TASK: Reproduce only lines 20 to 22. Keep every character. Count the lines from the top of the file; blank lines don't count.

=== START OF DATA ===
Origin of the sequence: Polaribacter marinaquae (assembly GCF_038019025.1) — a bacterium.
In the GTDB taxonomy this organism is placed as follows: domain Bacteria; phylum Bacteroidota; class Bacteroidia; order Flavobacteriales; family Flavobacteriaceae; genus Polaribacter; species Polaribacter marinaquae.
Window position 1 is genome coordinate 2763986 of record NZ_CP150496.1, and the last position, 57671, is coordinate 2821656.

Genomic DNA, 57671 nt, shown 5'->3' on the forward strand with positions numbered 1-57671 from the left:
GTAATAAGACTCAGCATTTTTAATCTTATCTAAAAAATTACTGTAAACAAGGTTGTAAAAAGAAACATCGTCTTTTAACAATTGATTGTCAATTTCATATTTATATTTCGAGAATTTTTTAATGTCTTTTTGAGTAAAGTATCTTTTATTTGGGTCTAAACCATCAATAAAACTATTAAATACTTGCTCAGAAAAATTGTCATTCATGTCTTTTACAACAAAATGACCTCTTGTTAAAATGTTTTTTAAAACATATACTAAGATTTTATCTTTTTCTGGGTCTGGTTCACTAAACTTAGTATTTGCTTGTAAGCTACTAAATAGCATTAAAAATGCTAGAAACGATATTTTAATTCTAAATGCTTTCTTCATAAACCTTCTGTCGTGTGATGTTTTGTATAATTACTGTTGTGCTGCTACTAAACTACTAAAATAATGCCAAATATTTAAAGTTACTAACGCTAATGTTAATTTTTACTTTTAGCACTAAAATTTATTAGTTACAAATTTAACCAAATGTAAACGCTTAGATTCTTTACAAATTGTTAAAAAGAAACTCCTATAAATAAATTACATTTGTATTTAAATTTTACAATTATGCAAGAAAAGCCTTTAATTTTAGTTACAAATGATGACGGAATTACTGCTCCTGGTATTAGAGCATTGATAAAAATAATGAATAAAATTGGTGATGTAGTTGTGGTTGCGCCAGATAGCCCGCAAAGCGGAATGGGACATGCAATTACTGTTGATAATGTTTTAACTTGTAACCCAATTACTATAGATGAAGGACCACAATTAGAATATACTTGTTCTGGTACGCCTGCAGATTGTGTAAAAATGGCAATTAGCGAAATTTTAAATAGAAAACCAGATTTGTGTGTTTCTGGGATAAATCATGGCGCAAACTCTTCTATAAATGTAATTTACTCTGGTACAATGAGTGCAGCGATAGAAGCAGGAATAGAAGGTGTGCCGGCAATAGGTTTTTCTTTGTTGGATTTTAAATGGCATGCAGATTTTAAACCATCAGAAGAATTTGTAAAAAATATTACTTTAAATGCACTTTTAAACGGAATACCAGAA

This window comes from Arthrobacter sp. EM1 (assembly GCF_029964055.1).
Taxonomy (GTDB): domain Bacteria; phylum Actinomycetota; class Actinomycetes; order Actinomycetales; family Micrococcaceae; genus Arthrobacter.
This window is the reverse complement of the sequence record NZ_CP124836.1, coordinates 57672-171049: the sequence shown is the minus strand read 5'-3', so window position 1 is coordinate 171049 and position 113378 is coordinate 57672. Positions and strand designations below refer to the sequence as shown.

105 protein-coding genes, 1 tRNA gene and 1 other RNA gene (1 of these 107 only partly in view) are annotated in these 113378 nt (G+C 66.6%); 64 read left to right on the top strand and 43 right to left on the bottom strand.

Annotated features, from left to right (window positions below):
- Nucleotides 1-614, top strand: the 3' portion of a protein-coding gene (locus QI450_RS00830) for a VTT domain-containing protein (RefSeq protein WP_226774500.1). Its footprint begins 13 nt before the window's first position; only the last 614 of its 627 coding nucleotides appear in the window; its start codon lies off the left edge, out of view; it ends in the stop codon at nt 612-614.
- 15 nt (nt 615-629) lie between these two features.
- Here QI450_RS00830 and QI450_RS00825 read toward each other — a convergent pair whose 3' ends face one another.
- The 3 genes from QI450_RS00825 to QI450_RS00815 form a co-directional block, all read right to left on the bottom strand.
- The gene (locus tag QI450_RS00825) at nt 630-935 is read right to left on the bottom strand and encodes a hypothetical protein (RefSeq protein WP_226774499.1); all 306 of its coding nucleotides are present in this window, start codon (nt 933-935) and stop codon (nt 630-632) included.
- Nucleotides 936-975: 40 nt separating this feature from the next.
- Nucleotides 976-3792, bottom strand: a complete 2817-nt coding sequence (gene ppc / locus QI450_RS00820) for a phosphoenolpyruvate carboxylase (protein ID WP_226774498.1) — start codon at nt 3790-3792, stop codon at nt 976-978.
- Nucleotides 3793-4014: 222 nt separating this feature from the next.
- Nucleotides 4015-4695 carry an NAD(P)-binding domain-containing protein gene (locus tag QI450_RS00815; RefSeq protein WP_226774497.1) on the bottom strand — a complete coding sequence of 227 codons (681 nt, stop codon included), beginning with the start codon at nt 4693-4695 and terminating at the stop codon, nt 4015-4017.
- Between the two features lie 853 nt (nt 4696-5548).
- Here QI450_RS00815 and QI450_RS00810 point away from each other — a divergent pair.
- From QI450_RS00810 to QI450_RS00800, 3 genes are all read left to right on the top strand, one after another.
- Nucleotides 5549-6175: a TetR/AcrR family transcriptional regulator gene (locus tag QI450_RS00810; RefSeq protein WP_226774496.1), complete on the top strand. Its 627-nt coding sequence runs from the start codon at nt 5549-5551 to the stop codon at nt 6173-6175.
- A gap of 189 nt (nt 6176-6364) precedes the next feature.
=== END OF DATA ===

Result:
- Between the two features lie 853 nt (nt 4696-5548).
- Here QI450_RS00815 and QI450_RS00810 point away from each other — a divergent pair.
- From QI450_RS00810 to QI450_RS00800, 3 genes are all read left to right on the top strand, one after another.